Initial 102K-square-foot redevelopment of Martin Tower as Tower Place gets public review

The first phase of Martin Tower’s redevelopment into what’s being called Tower Place were reviewed Thursday night by the Lehigh Valley Planning Commission.

Martin Tower at 1170 Eighth Ave. in Bethlehem was the headquarters of the former Bethlehem Steel Corp., built in 1972 and imploded in 2019 after having sat vacant since 2007 following the bankruptcy and closure of its parent company.

Property owners Lewis D. Ronca and Norton Herrick propose an initial redevelopment of the nearly 53-acre site as two three-story medical office buildings, parking and associated facilities totaling 101,821 square feet.

The redevelopment plan has not been scheduled for review by the Bethlehem Planning Commission, which will have to sign off before construction can begin, said city Planning and Zoning Director Darlene Heller.

The Lehigh Valley Planning Commission received the development plans Aug. 3 for review in an advisory capacity to aid Bethlehem officials. The plans break down into two medical office buildings, of 60,827 square feet and 38,339 square feet.

At full development, the site is projected to give rise to an additional 85,000 square feet of general office space, a 24,000-square-foot grocery store, 5,585-square-foot convenience store/gas station with 16 vehicle fueling pumps, 6,500-square -foot restaurant, 130-room hotel and 312 mid-rise apartments, according to the LVPC’s review.

The full mixed-used project is estimated to generate 13,983 weekday vehicle trips, the planning commission said.

Martin Tower, opened in 1972 as global headquarters of Bethlehem Steel Corp., is felled by explosives Sunday, May 19, 2019, to clear the site at Eighth and Eaton avenues in West Bethlehem for a mixed-used redevelopment. Tim Wynkoop | contributorTim Wynkoop | contributor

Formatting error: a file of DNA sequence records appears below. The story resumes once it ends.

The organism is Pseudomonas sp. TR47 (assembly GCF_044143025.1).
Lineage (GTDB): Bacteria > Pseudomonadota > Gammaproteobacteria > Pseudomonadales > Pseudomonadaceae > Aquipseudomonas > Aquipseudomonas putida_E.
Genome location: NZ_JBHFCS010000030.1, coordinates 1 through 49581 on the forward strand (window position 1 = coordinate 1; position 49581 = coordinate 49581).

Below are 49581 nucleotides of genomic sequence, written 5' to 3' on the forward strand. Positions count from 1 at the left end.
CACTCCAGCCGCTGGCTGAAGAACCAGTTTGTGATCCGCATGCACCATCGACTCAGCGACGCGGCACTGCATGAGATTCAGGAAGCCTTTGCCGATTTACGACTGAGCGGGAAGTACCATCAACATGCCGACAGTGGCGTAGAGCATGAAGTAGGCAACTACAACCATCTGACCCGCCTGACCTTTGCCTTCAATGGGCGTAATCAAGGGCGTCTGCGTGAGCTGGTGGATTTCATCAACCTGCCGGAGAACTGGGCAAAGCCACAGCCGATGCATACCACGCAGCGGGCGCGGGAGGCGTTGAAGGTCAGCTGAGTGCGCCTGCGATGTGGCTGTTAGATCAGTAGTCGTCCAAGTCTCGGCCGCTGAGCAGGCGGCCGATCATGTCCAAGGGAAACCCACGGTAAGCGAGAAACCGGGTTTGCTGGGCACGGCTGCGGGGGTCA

According to the LVPC review, the project aligns with regional goals of land reuse/redevelopment in urban areas.

Among the commission’s comments approved Thursday without dissent were that the site’s sidewalks should tie into the complex across the parking lots; outdoor seating should be included in the design for both patients and staff of the medical buildings; electric vehicle charging stations should be integrated into the site, along with bicycle racks; and that due to nearby woodlands along the Monocacy Creek, “the LVPC strongly encourages that environmentally sustainable practices be employed throughout the development process to protect this area.”

The commission’s full review letter is available at

LVPC Chairman Steven Glickman was critical of the developers going through Bethlehem City Council for a series of zoning changes adopted for the property in 2021 rather than seeking variances from the city’s zoning hearing board from the site’s existing development regulations.

There was no discussion of a timeline for construction to begin.

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Kurt Bresswein may be reached at [email protected].

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